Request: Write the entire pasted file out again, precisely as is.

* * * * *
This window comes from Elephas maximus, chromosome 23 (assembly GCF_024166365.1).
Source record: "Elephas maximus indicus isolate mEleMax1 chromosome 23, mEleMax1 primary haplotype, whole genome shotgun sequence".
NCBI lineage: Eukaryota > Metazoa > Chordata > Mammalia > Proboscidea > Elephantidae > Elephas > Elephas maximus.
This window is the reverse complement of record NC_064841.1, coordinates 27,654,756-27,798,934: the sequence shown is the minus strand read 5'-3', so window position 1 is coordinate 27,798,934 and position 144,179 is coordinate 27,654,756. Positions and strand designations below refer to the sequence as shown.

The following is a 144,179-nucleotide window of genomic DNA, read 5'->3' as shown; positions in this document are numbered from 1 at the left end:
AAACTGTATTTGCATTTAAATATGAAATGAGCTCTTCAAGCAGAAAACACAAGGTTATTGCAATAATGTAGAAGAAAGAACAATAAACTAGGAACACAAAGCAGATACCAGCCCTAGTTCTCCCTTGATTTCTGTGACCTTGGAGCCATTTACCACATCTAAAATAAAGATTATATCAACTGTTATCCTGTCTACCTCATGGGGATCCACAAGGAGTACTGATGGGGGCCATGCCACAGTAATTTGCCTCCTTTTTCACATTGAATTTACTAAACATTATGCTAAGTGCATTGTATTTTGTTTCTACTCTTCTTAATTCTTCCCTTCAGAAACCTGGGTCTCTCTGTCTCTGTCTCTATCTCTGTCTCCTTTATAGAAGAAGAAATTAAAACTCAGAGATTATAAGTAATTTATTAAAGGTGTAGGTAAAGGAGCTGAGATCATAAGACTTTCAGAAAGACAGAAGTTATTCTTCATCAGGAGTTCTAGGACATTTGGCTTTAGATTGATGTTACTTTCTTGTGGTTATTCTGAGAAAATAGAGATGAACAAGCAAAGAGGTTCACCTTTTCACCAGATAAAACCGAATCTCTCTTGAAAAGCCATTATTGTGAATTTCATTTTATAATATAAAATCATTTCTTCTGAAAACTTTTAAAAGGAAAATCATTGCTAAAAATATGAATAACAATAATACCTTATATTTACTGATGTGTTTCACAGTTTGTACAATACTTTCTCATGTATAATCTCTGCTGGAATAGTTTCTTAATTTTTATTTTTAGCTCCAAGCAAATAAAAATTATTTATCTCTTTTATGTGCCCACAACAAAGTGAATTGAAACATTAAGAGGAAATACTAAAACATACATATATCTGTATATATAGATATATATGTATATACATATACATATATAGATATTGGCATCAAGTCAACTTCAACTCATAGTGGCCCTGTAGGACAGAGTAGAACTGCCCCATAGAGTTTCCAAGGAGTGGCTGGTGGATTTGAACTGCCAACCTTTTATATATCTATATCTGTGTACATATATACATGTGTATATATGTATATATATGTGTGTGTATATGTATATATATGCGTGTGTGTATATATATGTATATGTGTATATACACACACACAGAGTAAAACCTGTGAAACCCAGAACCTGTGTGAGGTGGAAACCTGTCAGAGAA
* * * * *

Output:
This window comes from Elephas maximus, chromosome 23 (assembly GCF_024166365.1).
Source record: "Elephas maximus indicus isolate mEleMax1 chromosome 23, mEleMax1 primary haplotype, whole genome shotgun sequence".
NCBI lineage: Eukaryota > Metazoa > Chordata > Mammalia > Proboscidea > Elephantidae > Elephas > Elephas maximus.
This window is the reverse complement of record NC_064841.1, coordinates 27,654,756-27,798,934: the sequence shown is the minus strand read 5'-3', so window position 1 is coordinate 27,798,934 and position 144,179 is coordinate 27,654,756. Positions and strand designations below refer to the sequence as shown.

The following is a 144,179-nucleotide window of genomic DNA, read 5'->3' as shown; positions in this document are numbered from 1 at the left end:
AAACTGTATTTGCATTTAAATATGAAATGAGCTCTTCAAGCAGAAAACACAAGGTTATTGCAATAATGTAGAAGAAAGAACAATAAACTAGGAACACAAAGCAGATACCAGCCCTAGTTCTCCCTTGATTTCTGTGACCTTGGAGCCATTTACCACATCTAAAATAAAGATTATATCAACTGTTATCCTGTCTACCTCATGGGGATCCACAAGGAGTACTGATGGGGGCCATGCCACAGTAATTTGCCTCCTTTTTCACATTGAATTTACTAAACATTATGCTAAGTGCATTGTATTTTGTTTCTACTCTTCTTAATTCTTCCCTTCAGAAACCTGGGTCTCTCTGTCTCTGTCTCTATCTCTGTCTCCTTTATAGAAGAAGAAATTAAAACTCAGAGATTATAAGTAATTTATTAAAGGTGTAGGTAAAGGAGCTGAGATCATAAGACTTTCAGAAAGACAGAAGTTATTCTTCATCAGGAGTTCTAGGACATTTGGCTTTAGATTGATGTTACTTTCTTGTGGTTATTCTGAGAAAATAGAGATGAACAAGCAAAGAGGTTCACCTTTTCACCAGATAAAACCGAATCTCTCTTGAAAAGCCATTATTGTGAATTTCATTTTATAATATAAAATCATTTCTTCTGAAAACTTTTAAAAGGAAAATCATTGCTAAAAATATGAATAACAATAATACCTTATATTTACTGATGTGTTTCACAGTTTGTACAATACTTTCTCATGTATAATCTCTGCTGGAATAGTTTCTTAATTTTTATTTTTAGCTCCAAGCAAATAAAAATTATTTATCTCTTTTATGTGCCCACAACAAAGTGAATTGAAACATTAAGAGGAAATACTAAAACATACATATATCTGTATATATAGATATATATGTATATACATATACATATATAGATATTGGCATCAAGTCAACTTCAACTCATAGTGGCCCTGTAGGACAGAGTAGAACTGCCCCATAGAGTTTCCAAGGAGTGGCTGGTGGATTTGAACTGCCAACCTTTTATATATCTATATCTGTGTACATATATACATGTGTATATATGTATATATATGTGTGTGTATATGTATATATATGCGTGTGTGTATATATATGTATATGTGTATATACACACACACAGAGTAAAACCTGTGAAACCCAGAACCTGTGTGAGGTGGAAACCTGTCAGAGAA